Competitive Foresight



We humans famously discount the future and instead, obsess over the present. It’s a damning trait because with the pace of change now exponential, threats and opportunities long assumed to be years away are now arriving daily.

This innate blindness to the future begs the question: How confident are you that you’re aware of these emerging market dynamics?

The dynamics below come from major global studies by Lindsay Foresight & Stratagem. The first was done in 2018, commissioned by the 4A’s and titled The Quantum Age of Marketing™. Others come from 2019 studies by Lindsay Foresight & Stratagem. Together, they uncover eleven megatrends with an inordinately large impact on any organization’s ability to drive growth and value creation in the future –or transform itself for viability the day after tomorrow.

1. Commerce, culture and consumption are converging. Among the implications are major shifts in what people are moved to consume; a 180-degree flip in how products and brands are successfully launched and scaled.

2. Increasingly, people lead no-line lives, going back and forth between online and offline worlds as autonomically as breathing. Implications include the degree of speed with which all companies must now connect customers and employees with frictionless, optimized, personalized experiences. And because anything in an organization can positively or negatively impact this (customer service, IT, finance, innovation, marketing and more), it means everyone in an organization must have the same, right understanding of what experiences must deliver and how success will be measured. For example: Optimized performance requires a company purpose, value proposition and brand promise that give the company a reason to live in the lives of customers; employee understanding of the role they play in its delivery. This means companies are particularly vulnerable if employees have an uneven understanding of modern marketing (which is customer-experience focused); if they have little first-person customer data for insight and improvement-tracking; if the staff, C-Suite and board are naive on how people truly do develop preferences or make buying decisions. Enterprise-wide sophistication on all these is now critical because…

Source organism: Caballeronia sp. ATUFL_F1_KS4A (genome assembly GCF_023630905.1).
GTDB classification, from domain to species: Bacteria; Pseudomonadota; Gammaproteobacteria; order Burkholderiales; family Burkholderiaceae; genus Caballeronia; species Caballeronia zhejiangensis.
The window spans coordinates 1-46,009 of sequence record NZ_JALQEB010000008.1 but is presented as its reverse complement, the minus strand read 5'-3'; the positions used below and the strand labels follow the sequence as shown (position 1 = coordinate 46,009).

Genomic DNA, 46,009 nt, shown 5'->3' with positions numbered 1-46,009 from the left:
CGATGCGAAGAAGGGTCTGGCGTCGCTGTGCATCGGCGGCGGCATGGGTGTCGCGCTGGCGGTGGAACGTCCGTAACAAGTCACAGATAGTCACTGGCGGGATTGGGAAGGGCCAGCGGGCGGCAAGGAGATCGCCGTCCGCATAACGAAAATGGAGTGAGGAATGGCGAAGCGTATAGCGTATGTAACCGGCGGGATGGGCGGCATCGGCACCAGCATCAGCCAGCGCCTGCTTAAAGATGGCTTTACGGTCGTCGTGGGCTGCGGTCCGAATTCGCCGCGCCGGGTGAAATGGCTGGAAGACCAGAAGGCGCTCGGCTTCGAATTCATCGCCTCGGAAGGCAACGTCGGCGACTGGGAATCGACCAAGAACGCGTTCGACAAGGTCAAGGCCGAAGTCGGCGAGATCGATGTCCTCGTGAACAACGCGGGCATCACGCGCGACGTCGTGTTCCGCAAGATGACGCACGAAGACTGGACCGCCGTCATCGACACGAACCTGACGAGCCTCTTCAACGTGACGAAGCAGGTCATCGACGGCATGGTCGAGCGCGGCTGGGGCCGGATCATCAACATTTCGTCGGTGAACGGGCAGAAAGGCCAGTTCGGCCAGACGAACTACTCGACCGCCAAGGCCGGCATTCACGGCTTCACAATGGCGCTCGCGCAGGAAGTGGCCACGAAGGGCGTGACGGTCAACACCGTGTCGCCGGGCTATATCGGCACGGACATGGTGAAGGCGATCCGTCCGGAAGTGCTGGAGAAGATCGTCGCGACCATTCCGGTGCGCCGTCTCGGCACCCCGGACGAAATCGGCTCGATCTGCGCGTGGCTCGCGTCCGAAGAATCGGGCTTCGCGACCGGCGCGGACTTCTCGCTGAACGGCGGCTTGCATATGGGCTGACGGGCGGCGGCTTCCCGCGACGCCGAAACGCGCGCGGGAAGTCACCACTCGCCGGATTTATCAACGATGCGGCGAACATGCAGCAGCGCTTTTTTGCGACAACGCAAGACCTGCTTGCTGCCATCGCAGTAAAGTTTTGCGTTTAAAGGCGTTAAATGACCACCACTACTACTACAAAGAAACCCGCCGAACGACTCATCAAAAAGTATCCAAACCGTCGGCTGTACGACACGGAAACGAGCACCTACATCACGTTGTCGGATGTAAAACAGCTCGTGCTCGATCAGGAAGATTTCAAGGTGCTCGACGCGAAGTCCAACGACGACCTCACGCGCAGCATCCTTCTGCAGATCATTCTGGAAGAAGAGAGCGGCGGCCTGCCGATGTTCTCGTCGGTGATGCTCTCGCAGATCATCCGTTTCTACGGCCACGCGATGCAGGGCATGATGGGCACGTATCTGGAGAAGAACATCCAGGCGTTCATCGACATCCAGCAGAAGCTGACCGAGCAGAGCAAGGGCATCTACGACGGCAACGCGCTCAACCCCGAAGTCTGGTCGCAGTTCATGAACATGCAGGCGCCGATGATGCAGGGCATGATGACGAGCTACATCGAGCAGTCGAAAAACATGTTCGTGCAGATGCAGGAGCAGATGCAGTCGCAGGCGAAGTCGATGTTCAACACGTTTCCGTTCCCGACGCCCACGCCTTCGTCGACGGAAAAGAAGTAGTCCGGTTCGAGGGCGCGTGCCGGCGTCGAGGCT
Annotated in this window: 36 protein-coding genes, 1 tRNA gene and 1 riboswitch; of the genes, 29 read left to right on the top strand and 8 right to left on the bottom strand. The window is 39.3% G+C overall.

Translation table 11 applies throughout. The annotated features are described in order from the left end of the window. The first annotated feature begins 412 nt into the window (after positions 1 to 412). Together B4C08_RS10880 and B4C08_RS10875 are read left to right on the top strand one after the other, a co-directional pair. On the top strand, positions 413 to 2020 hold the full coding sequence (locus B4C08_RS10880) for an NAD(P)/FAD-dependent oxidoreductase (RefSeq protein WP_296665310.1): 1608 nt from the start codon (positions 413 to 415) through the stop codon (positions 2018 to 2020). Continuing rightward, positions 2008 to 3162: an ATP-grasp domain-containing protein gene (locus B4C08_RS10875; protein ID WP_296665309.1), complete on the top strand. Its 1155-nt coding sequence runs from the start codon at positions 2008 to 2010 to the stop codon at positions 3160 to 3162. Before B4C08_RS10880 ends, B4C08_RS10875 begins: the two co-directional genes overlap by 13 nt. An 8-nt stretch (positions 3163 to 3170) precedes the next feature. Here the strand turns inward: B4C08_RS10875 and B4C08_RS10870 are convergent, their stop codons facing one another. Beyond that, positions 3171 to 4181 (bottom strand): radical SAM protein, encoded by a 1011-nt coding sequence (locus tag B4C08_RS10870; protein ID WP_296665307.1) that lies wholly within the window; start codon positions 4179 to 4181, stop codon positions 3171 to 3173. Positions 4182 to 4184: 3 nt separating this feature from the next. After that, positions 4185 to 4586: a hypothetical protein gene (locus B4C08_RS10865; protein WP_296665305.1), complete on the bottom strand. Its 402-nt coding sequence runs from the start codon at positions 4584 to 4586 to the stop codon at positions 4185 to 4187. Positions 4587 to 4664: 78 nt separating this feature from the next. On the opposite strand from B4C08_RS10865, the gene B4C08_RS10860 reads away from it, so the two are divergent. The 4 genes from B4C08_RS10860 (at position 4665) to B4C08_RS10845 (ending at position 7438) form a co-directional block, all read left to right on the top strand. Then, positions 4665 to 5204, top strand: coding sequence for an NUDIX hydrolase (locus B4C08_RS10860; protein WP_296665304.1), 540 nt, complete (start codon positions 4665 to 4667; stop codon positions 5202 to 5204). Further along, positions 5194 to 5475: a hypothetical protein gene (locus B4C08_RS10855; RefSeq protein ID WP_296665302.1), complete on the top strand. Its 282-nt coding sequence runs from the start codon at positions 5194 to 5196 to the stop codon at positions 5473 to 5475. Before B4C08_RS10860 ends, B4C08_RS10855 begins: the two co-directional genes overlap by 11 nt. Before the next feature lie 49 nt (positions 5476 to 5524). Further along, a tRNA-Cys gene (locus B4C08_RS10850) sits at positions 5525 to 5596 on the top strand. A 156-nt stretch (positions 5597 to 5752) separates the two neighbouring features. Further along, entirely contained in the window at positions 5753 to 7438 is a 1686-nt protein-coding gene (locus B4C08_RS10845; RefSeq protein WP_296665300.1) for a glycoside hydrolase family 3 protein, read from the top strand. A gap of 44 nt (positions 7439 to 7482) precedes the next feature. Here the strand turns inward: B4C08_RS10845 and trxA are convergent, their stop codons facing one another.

3. Companies are no longer dealing with people but rather, with Gods. This is because people today have the power to bless or damn -— overnight- — a product, brand, cause, executive or marketing initiative. That’s why it’s imperative that everyone in a company know what psychology, neuro-psych, social psych, quantitative psych and behavioral economics tell us it now takes to influence people’s attitudes and behaviors in our favor.

4. Relentless disruption, disintermediation and dramatic opportunity are the new norm. Executives should just expect it and have a menu of proactive strategies such as auditing themselves and customers to note where there is vulnerability. Other strategies include dramatic increases in innovation, joint partnerships and acquisitions. A side effect of this is the next trend …

5. Categories are fusing, getting confusing, and evolving into something much broader. This means businesses need to anticipate now the new and broader competitive sets (McKinsey calls them ecosystems) in which we’ll all soon be competing. To win in the face of them, we can take comfort that …